How was your electrical board set up/mounted this past year?
Upright, in the middle of the bot
Upright, on a side of the bot
Upright, connected to the robot’s diagonal (or other) supports
Laying down, in the middle of the robot
Laying down, hidden underneath
I was thinking about how we designed our electrical board last year, and i saw some other ways, so i am curious to see how other teams did it, and why.
We chose the first option, upright in the middle of the bot. This worked well for us, but we had to reach through the elevator to get to the backside. I saw a significant number of robots whose boards were hidden underneath, and was wondering the advantage to that? Wouldnt that make it harder to get to?
If you chose Other,
How was your board mounted?
Why did you mount it that way?
Did it work well?
For anyone else,
Why did you mount it that way?
Did it work well?
Im trying to understand the different ways and reasons teams mount their electronics to try to improve ours for next year. Any information would be helpful :)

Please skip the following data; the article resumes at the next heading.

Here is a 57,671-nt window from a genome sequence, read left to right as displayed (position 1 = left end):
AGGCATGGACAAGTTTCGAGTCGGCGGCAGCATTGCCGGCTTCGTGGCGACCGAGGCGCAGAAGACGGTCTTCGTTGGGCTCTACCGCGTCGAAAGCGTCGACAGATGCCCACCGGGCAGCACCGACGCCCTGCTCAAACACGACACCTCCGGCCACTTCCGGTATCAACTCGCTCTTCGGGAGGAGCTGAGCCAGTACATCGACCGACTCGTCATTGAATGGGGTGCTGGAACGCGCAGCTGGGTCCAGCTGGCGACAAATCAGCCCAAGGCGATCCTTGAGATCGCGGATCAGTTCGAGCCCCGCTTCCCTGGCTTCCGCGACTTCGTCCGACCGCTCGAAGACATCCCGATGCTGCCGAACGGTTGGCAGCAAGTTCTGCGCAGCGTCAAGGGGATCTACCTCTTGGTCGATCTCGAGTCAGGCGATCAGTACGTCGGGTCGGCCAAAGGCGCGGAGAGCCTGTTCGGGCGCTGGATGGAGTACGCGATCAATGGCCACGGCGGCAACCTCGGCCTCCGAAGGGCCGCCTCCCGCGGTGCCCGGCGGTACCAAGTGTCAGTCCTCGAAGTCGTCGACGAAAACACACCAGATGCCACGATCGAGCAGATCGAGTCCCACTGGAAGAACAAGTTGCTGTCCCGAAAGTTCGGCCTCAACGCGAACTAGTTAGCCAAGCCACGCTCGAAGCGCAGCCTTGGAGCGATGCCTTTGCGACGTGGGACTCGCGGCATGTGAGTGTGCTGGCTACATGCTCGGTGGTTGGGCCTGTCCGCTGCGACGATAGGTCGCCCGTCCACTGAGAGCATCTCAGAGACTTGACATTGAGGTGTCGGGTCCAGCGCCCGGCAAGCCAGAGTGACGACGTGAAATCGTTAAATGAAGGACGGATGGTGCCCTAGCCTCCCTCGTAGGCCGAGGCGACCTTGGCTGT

Since 2017 we’ve been mounting the electronics upside down underneath the robot. Main reason for this is so we have unfettered access to them regardless of the mechanisms we mount above on the robot. We aren’t the best at pre-planning these kinds of things. The bandwidth to get all that CAD done before we need to start manufacturing has not been there in previous years. So our work around is to just mount electronics in a place we know is not going to get obstructed. Has been working pretty well for us so far.
Access is certainly a consideration. But so is available space. And the relative length of wire runs to different mechanisms.
Generally speaking, you want the wire run to your drivetrain (battery -> PDP -> speed controller -> motor) to be as short as possible. That’s going to be the biggest power draw on the entire robot, and by keeping those wires short, you reduce the amount of power lost through heat.
After that, you want to keep the battery -> PDP path as short as possible. All of your power goes through there, and shorter means less power lost to heat.